“Writing music has always been such a huge part of my life that I have a hard time being conscious of my own process. I forget to pay attention to what I feel like when I’m doing it. Writing words is more of that experience of just waiting for something to work.”
I suggest that writers often envy musicians the more generous creative economy in which they operate, their ability to splash through shapes and noises until something good pops out. “It’s so funny how the physicality of improvising produces these musical forms that can be useful. Sometimes I wonder if there’s a process that could be equivalent in writing words, but nothing has ever worked for me. I mean, what are you supposed to do, just shout out random words as fast as you can until you come up with the word that you want?”
There are complex, suggestive orchestral accompaniments on Ys — filigrees of strings and what not — that are scored and conducted by Van Dyke Parks, but to be honest I can do without them. For me it’s all about Joanna, steering the barge of her harp through these snickering side currents. How does she keep it all together, words and music, when performing live (which she’ll do this Tuesday, November 14, at the Somerville Theatre)?
“Well, I play best from a technical standpoint when I’m most — for lack of a less cheesy way to say it — emotionally present. With my hands and the harp and everything — it’s all a unified state of focus. Which means that I have good nights and bad nights. If I see a little red light dancing in the darkness and I know that somebody’s videotaping me, I’ll get distracted, and I might forget the words. Or people will hold up their cell phones, that’s funny too — you can see the glowing face of the cell phone. That totally trips me out. Knowing that people are videotaping me is the worst — it’s being taped and they’re gonna put it on the Internet, and I hate that.”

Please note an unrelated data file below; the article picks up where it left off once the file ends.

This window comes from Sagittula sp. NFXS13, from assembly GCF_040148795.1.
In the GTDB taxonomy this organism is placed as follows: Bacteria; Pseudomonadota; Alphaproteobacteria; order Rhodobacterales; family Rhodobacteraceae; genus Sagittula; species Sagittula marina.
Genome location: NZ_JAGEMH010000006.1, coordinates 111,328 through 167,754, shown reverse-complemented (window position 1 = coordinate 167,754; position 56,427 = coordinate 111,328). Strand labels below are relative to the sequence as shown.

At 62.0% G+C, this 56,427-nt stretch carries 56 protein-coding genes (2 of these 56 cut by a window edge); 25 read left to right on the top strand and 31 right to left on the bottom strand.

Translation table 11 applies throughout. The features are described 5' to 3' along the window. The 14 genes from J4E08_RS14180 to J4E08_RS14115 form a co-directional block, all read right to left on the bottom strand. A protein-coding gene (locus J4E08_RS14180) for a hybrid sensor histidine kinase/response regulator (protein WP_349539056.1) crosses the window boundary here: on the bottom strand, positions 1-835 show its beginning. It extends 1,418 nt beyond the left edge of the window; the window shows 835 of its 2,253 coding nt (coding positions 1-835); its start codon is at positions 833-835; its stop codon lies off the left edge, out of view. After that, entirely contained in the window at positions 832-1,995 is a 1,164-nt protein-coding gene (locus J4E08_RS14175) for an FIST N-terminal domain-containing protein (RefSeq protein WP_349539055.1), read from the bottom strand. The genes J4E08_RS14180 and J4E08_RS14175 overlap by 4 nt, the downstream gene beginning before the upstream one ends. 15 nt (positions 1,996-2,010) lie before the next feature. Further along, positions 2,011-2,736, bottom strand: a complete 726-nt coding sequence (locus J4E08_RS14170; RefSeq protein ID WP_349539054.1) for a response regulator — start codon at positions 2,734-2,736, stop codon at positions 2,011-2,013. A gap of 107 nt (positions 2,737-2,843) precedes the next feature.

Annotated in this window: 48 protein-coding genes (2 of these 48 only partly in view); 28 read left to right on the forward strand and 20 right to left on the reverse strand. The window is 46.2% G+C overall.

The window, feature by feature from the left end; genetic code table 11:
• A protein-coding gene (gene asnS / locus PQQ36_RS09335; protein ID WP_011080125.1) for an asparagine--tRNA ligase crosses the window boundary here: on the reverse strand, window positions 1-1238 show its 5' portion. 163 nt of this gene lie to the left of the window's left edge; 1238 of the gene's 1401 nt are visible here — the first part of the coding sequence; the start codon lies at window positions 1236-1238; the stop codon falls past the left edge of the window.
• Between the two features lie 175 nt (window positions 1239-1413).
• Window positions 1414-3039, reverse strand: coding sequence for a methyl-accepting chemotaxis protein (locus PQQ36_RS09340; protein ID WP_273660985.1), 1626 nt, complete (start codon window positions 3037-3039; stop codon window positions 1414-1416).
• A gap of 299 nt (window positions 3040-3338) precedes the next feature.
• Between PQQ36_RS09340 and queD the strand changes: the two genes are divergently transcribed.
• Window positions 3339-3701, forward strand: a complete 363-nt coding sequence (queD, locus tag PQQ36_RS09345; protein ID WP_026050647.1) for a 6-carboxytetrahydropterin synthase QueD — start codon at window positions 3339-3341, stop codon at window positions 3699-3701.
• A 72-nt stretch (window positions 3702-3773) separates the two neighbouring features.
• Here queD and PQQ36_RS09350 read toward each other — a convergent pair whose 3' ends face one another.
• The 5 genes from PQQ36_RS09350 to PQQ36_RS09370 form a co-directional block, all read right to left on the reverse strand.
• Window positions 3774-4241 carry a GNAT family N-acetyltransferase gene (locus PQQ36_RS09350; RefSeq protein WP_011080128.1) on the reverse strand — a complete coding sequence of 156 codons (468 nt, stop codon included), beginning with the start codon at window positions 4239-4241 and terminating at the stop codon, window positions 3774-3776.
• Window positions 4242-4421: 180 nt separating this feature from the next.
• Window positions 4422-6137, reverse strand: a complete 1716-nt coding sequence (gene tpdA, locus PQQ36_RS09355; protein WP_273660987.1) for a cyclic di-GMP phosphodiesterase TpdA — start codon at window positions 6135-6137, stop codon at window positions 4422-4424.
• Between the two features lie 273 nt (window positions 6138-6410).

Ah yes, the dogs of fame. An oppressive hum of attention surrounds the release of Ys, as last-minute preparations are made for the media coronation of a neo-folk fairy queen, guardian of the feminine principle in pop culture, heiress to the throne of Björk and Kate Bush. Newsom is a most gracious and unaffected interviewee, going for honesty with every answer, and that’ll wear you out quick. “I think I really upset a woman who interviewed me yesterday. I just said, you know, could we maybe talk about something else? Because I’ve been asked that question many times in the last few months. I’ve started to feel like I need to be responsible for the comments that go out into the universe, and if people ask me over and over again about the same things, it produces these volumes of quotes, which in turn get read by the next interviewer who thinks, ‘Hmmm, I should ask about that, that seems like it’s something that’s interesting to her.’ When often it’s really not — it’s just me attempting to be a good sport. And for some reason I wasn’t feeling as . . . sportive yesterday, and this poor lady was really upset with me.”